Fishermen, tribes, farmers, recreational guides, barge operators, utilities, and the general public all have a stake in what happens to the Columbia and Snake rivers. It’s no wonder that crafting a solution meeting everyone’s needs is a daunting task.

Representatives Blumenauer and Simpson are stepping into the role of true leaders by addressing a full range of interests and investments right out of the gate. From Rep. Simpson’s initial proposal to the congressmens’ statements in their webinar, it is clear their bipartisan effort will not just restore endangered salmon — it will also invest in clean energy, upgrade transportation services, honor Tribal treaties, and improve irrigation for the region’s farmers.

Including these measures in the infrastructure package that Congress will consider this summer could fundamentally redirect the downward spiral of salmon in the Columbia Basin. Turning things around with significant and strategic investment in Columbia Basin infrastructure and communities means a brighter future for the entire region.

What Earthjustice is focused on

Decades of government and political inertia has left these salmon — and all who rely on them — in freefall. In the last twenty years, Earthjustice has gone to court five times to challenge the illegal operation of the Columbia Hydropower Operations. Every single time, the courts have agreed with us, stating that the federal government has failed in its duty under the Endangered Species Act to protect salmon and steelhead that are edging toward oblivion. In the last round, the court ordered the federal government to take a hard, sober look at the dams and urged the government to consider removal. The Trump administration instead rubber-stamped a status quo plan that fails to take the necessary steps to address this extinction crisis. So we had no choice but to return to court, along with the Nez Perce Tribe and the State of Oregon, to once again take a stand for the salmon.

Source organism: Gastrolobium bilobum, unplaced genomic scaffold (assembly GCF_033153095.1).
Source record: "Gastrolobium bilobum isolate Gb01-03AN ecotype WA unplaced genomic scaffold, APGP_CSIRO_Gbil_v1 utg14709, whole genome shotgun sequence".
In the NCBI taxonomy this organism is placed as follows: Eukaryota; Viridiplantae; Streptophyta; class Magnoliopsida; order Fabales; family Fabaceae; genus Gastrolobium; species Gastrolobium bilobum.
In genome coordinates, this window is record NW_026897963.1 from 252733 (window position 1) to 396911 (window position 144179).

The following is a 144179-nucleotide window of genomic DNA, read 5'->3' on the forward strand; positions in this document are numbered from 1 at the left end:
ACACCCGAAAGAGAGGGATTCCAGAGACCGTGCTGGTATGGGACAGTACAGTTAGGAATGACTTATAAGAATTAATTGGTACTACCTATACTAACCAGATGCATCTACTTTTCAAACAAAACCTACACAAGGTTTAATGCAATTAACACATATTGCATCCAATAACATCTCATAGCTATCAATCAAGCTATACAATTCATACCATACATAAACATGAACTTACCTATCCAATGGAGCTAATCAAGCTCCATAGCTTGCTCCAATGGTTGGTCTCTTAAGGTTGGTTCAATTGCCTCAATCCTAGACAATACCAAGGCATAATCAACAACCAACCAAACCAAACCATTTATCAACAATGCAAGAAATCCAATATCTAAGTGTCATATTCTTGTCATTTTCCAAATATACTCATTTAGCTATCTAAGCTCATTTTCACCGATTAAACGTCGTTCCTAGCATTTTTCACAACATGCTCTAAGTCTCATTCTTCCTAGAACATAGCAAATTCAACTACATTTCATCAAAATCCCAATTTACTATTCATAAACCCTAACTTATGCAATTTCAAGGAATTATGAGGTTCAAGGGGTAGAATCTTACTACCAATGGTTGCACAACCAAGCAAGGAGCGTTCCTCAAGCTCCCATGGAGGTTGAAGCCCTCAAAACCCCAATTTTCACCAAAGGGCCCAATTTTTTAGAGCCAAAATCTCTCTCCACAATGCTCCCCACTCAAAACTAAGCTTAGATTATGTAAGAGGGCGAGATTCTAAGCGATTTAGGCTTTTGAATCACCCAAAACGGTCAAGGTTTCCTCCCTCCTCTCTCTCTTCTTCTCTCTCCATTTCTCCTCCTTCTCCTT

What we need more urgently than ever is for our senators and members of Congress to step forward and develop a comprehensive solution that will secure a future with abundant salmon, clean energy and prosperous communities, and that’s just what Reps. Blumenauer and Simpson have done. We applaud them for breaking the congressional silence on this dire situation and committing to secure a better future for the Northwest that rightly includes breaching the four lower Snake River dams.

We urge all members of the Northwest delegation to work with Representatives Blumenauer and Simpson to support a comprehensive solution that would restore salmon runs, bolster clean energy, strengthen the economy, and honor our treaties and commitments to Native American Tribes.

While we certainly don’t agree with everything that is in Rep. Simpson’s initial proposal, we are ready to work with others to find common ground and a way forward, one that fairly and realistically meets a full range of needs and concerns and gives salmon the best opportunity to return in abundance.

A truly equitable and sustainable future for the Northwest means ensuring that we are all able to move forward together and that our environmental laws remain strong. 

We will continue to work with all members of Congress who are interested in a solution that recovers salmon, meets Tribal treaty obligations, provides clean and affordable energy, and supports fishing and agricultural communities.

A sockeye salmon (Oncorhynchus nerka) in Little Redfish Lake Creek, Sawtooth National Recreation Area, Idaho.

The biggest threat to the survival of the Pacific Northwest’s Columbia/Snake River salmon is not an act of nature. It’s man-made dams, which create barriers to salmon migration to and from the ocean.

Neil Ever Osborne / Save Our Wild Salmon / iLCP